Openly gay congressman Barney Frank of Massachusetts says San Francisco's decision to challenge California law and grant marriage licenses to same-sex couples could damage efforts by gay rights advocates to defend the Massachusetts court decision legalizing gay marriage. "I was sorry to see the San Francisco thing go forward," said Frank, who shared his concerns with fellow Democrat and San Francisco mayor Gavin Newsom before the city began issuing marriage licenses to gay couples last week. In an interview with the Associated Press, Frank expressed concern that the image of lawlessness and civil disobedience in San Francisco would lead some in Congress to support a federal constitutional amendment banning gay marriage. Frank said he had hoped Massachusetts's supreme judicial court decision upholding the right of same-sex couples to marry would serve as a national model for orderly, legal protection of gay marriage.
"If we go forward in Massachusetts and get same-sex marriage on the books, it's going to be binding and incontestable," Frank said Tuesday. Instead, Frank said, San Francisco's move promotes the notion that unpopular laws can be broken or ignored. "When you're in a real struggle, San Francisco making a symbolic point becomes a diversion," he said.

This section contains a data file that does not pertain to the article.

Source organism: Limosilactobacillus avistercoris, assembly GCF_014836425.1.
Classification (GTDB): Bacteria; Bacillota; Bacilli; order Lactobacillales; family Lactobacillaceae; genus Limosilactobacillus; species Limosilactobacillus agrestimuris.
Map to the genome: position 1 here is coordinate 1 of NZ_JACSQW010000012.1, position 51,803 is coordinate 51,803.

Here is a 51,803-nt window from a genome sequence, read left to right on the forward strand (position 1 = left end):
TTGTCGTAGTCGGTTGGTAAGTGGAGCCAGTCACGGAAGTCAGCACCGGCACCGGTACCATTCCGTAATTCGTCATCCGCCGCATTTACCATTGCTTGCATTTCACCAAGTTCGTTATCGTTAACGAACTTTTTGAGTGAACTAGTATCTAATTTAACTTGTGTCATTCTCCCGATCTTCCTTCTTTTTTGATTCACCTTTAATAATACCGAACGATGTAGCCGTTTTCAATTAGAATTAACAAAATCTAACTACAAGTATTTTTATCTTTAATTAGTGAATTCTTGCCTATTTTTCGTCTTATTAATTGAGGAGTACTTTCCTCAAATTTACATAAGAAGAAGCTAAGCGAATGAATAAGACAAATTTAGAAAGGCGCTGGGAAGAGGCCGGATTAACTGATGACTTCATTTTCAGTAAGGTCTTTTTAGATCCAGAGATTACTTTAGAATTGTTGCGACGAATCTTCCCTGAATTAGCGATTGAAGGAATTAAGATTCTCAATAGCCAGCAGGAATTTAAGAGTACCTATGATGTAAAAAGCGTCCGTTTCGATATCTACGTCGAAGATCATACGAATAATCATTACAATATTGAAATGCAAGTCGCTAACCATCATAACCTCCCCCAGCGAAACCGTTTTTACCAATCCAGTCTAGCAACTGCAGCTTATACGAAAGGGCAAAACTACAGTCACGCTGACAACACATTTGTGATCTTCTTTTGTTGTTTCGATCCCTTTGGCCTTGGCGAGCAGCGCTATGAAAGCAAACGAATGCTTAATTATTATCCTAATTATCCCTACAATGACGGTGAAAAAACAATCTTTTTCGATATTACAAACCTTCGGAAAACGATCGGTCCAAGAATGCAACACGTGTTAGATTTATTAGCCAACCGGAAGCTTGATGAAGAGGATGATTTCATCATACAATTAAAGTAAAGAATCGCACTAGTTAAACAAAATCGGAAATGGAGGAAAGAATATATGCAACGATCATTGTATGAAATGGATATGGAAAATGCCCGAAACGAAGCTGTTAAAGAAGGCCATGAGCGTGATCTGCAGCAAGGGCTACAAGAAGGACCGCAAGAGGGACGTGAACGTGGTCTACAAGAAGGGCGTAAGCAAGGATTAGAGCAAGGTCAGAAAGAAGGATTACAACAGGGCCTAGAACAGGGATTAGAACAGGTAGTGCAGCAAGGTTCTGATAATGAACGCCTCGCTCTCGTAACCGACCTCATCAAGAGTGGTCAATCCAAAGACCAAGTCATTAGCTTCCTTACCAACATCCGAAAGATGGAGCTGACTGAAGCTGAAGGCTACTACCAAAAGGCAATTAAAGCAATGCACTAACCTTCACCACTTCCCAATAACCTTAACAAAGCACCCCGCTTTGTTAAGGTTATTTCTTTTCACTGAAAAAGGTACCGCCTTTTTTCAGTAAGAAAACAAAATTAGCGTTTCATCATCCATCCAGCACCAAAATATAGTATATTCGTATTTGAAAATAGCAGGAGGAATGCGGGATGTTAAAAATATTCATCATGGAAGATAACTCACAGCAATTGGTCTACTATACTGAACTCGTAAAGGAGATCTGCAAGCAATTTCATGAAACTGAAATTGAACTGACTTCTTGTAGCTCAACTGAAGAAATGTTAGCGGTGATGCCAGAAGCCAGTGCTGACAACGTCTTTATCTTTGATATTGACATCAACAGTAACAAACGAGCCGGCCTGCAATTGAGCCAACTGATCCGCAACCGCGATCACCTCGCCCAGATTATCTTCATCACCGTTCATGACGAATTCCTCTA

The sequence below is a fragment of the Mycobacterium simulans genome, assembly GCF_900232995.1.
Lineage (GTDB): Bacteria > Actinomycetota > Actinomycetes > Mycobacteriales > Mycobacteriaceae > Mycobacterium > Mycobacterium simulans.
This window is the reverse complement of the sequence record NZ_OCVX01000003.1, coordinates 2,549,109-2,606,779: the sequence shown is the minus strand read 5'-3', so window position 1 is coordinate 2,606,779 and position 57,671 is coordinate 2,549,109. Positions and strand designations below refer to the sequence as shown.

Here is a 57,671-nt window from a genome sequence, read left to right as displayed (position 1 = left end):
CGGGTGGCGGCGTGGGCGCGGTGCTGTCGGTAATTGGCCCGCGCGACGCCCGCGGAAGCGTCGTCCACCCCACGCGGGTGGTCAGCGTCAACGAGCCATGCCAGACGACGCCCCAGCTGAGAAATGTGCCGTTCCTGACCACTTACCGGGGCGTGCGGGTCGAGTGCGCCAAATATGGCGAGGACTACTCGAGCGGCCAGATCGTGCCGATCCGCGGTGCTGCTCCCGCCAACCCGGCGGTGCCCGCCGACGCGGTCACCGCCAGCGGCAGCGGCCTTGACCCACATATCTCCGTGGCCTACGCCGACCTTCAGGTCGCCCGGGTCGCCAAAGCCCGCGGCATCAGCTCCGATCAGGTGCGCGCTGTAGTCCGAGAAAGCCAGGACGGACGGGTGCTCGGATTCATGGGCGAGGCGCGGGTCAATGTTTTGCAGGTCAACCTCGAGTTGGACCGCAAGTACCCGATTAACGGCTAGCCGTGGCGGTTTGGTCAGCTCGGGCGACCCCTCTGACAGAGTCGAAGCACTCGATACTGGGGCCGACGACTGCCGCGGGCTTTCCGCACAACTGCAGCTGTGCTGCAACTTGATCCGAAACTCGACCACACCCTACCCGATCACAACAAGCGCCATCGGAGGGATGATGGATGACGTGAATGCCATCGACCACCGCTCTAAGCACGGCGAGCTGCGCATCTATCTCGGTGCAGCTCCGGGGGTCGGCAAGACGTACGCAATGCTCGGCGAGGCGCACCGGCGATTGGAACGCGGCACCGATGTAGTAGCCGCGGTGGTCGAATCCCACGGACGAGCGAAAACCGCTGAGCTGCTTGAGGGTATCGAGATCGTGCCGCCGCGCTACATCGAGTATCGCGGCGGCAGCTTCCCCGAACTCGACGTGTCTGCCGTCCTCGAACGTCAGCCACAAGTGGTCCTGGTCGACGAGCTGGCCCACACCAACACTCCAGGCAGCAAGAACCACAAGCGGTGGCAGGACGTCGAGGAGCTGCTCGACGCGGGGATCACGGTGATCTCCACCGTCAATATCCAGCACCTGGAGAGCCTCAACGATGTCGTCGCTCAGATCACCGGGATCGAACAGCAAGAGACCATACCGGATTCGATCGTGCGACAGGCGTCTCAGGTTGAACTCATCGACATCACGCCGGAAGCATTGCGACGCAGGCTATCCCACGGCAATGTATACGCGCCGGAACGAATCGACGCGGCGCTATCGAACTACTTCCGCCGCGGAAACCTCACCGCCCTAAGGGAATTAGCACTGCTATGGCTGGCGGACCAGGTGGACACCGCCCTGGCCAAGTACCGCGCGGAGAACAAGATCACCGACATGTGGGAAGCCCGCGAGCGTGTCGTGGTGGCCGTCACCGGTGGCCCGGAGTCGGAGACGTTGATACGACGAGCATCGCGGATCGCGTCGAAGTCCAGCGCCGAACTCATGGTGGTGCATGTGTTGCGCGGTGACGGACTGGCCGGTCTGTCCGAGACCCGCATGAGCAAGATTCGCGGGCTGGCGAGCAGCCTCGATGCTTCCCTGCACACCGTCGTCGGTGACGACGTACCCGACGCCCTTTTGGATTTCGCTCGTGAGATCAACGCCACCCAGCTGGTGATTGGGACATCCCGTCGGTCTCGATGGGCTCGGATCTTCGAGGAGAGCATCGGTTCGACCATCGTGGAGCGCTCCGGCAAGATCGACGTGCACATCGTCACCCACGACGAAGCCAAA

California law defines marriage as "a personal relation arising out of a civil contract between a man and a woman." In addition, California voters approved a ballot measure in 2000 that said only marriages between a man and woman are valid. Newsom spokesman Peter Ragone praised Frank as a respected leader on gay rights issues but denied that the mayor's decision to issue same-sex marriage licenses promotes illegal behavior. "We don't view this as breaking the law," Ragone said. "We view this as upholding the state's constitution, which explicitly prohibits any form of discrimination."